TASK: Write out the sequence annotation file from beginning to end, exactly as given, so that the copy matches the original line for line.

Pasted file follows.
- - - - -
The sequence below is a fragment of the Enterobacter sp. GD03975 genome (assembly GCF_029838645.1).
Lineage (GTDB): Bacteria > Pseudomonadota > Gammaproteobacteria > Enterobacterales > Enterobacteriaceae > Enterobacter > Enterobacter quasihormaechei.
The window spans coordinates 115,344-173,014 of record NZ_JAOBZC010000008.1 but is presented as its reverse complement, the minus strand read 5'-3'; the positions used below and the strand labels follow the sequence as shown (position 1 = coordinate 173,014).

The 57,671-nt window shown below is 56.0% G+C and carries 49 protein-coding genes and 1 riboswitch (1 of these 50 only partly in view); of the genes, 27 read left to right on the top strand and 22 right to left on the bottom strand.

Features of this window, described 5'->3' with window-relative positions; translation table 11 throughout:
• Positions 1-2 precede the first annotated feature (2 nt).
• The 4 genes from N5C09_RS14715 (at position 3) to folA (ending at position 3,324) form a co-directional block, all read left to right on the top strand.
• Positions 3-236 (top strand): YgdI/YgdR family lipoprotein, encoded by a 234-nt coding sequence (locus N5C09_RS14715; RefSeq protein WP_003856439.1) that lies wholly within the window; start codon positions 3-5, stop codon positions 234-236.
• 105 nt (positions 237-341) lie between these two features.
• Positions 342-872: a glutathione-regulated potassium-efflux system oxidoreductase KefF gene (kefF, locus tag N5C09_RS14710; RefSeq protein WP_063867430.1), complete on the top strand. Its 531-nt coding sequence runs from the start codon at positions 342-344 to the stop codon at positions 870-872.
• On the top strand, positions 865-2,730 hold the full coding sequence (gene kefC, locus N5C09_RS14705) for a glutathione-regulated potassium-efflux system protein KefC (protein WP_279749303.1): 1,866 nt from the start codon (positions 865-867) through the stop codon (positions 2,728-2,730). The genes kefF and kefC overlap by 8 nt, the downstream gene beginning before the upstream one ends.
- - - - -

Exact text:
The sequence below is a fragment of the Enterobacter sp. GD03975 genome (assembly GCF_029838645.1).
Lineage (GTDB): Bacteria > Pseudomonadota > Gammaproteobacteria > Enterobacterales > Enterobacteriaceae > Enterobacter > Enterobacter quasihormaechei.
The window spans coordinates 115,344-173,014 of record NZ_JAOBZC010000008.1 but is presented as its reverse complement, the minus strand read 5'-3'; the positions used below and the strand labels follow the sequence as shown (position 1 = coordinate 173,014).

The 57,671-nt window shown below is 56.0% G+C and carries 49 protein-coding genes and 1 riboswitch (1 of these 50 only partly in view); of the genes, 27 read left to right on the top strand and 22 right to left on the bottom strand.

Features of this window, described 5'->3' with window-relative positions; translation table 11 throughout:
• Positions 1-2 precede the first annotated feature (2 nt).
• The 4 genes from N5C09_RS14715 (at position 3) to folA (ending at position 3,324) form a co-directional block, all read left to right on the top strand.
• Positions 3-236 (top strand): YgdI/YgdR family lipoprotein, encoded by a 234-nt coding sequence (locus N5C09_RS14715; RefSeq protein WP_003856439.1) that lies wholly within the window; start codon positions 3-5, stop codon positions 234-236.
• 105 nt (positions 237-341) lie between these two features.
• Positions 342-872: a glutathione-regulated potassium-efflux system oxidoreductase KefF gene (kefF, locus tag N5C09_RS14710; RefSeq protein WP_063867430.1), complete on the top strand. Its 531-nt coding sequence runs from the start codon at positions 342-344 to the stop codon at positions 870-872.
• On the top strand, positions 865-2,730 hold the full coding sequence (gene kefC, locus N5C09_RS14705) for a glutathione-regulated potassium-efflux system protein KefC (protein WP_279749303.1): 1,866 nt from the start codon (positions 865-867) through the stop codon (positions 2,728-2,730). The genes kefF and kefC overlap by 8 nt, the downstream gene beginning before the upstream one ends.